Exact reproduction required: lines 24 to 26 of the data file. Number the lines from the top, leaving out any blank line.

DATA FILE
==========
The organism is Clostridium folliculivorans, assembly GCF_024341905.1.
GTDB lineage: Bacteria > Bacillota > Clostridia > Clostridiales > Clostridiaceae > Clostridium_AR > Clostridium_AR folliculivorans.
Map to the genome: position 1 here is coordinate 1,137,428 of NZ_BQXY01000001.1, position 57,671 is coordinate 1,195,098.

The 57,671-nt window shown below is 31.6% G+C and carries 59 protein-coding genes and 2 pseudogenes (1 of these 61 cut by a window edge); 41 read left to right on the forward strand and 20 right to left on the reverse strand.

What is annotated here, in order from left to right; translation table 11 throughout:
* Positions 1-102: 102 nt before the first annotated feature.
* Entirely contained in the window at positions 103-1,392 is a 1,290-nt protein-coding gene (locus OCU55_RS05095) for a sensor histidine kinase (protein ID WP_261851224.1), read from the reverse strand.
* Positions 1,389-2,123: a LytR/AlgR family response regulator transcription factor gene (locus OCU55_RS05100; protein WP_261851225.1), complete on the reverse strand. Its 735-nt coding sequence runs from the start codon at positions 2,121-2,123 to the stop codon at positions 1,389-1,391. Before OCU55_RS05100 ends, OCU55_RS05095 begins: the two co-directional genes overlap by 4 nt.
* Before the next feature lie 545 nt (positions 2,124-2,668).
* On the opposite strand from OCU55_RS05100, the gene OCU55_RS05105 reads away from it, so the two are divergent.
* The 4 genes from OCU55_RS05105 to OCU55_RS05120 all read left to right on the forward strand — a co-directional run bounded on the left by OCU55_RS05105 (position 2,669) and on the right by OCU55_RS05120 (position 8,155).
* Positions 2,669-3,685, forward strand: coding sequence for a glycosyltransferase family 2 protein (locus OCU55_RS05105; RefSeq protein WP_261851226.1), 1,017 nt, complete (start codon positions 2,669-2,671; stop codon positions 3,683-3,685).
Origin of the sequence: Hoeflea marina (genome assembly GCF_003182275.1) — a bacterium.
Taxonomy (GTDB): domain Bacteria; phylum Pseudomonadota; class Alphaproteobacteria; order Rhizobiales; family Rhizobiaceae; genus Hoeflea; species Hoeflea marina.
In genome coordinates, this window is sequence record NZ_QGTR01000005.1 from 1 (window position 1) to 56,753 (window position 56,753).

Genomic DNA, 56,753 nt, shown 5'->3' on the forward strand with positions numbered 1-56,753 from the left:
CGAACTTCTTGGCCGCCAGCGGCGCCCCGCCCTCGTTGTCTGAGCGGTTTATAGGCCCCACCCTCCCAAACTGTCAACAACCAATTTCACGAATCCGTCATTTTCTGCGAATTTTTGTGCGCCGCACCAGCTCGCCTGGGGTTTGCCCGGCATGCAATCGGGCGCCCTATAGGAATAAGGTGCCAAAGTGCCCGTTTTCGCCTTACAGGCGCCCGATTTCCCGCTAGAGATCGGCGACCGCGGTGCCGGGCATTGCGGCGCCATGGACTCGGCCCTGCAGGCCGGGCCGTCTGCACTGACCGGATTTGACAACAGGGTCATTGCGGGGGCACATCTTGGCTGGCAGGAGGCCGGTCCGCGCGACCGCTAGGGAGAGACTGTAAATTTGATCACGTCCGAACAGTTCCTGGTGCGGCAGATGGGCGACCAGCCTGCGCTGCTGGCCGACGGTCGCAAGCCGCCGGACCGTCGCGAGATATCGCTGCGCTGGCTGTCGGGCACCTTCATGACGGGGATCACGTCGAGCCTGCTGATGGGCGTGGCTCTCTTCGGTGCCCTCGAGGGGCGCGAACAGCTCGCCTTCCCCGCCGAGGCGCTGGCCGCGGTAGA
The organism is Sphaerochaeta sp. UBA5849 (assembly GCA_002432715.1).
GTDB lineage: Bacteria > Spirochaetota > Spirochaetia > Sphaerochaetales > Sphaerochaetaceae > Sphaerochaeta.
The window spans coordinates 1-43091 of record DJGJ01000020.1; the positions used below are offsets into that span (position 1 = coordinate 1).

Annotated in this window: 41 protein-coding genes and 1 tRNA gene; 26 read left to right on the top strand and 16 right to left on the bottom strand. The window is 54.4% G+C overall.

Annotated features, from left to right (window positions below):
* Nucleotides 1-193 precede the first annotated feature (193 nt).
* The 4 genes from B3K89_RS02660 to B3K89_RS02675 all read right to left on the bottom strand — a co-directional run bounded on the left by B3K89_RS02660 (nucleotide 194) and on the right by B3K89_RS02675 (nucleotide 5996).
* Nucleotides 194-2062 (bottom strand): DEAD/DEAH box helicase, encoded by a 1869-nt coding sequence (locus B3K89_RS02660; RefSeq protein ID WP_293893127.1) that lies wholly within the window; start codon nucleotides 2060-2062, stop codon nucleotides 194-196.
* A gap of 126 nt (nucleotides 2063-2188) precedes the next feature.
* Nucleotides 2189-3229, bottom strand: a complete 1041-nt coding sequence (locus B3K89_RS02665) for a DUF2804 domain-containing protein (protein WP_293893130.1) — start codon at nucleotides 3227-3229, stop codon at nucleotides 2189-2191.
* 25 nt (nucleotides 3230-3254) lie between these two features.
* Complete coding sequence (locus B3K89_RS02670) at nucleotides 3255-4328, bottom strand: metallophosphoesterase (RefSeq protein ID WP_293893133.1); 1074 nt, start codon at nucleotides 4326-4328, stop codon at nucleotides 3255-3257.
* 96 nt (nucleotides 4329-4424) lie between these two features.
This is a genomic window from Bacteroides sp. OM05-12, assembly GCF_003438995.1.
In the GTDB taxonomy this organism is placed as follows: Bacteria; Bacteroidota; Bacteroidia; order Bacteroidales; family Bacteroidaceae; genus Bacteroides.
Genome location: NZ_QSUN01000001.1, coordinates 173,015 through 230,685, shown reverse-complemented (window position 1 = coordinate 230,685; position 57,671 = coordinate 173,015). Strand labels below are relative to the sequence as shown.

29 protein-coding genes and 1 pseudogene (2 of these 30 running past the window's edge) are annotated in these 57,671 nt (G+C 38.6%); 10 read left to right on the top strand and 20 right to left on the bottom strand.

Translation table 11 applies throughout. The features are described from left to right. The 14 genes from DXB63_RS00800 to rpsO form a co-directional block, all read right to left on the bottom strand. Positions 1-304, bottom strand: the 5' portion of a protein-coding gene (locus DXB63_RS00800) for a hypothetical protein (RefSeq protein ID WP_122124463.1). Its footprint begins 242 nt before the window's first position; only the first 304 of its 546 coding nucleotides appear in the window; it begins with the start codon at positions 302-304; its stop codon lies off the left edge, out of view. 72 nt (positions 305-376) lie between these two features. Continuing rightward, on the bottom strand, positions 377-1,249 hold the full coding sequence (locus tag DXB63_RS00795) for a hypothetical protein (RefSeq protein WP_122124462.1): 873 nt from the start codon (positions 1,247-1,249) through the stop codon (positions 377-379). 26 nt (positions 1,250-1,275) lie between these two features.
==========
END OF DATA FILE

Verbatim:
* The 4 genes from B3K89_RS02660 to B3K89_RS02675 all read right to left on the bottom strand — a co-directional run bounded on the left by B3K89_RS02660 (nucleotide 194) and on the right by B3K89_RS02675 (nucleotide 5996).
* Nucleotides 194-2062 (bottom strand): DEAD/DEAH box helicase, encoded by a 1869-nt coding sequence (locus B3K89_RS02660; RefSeq protein ID WP_293893127.1) that lies wholly within the window; start codon nucleotides 2060-2062, stop codon nucleotides 194-196.
* A gap of 126 nt (nucleotides 2063-2188) precedes the next feature.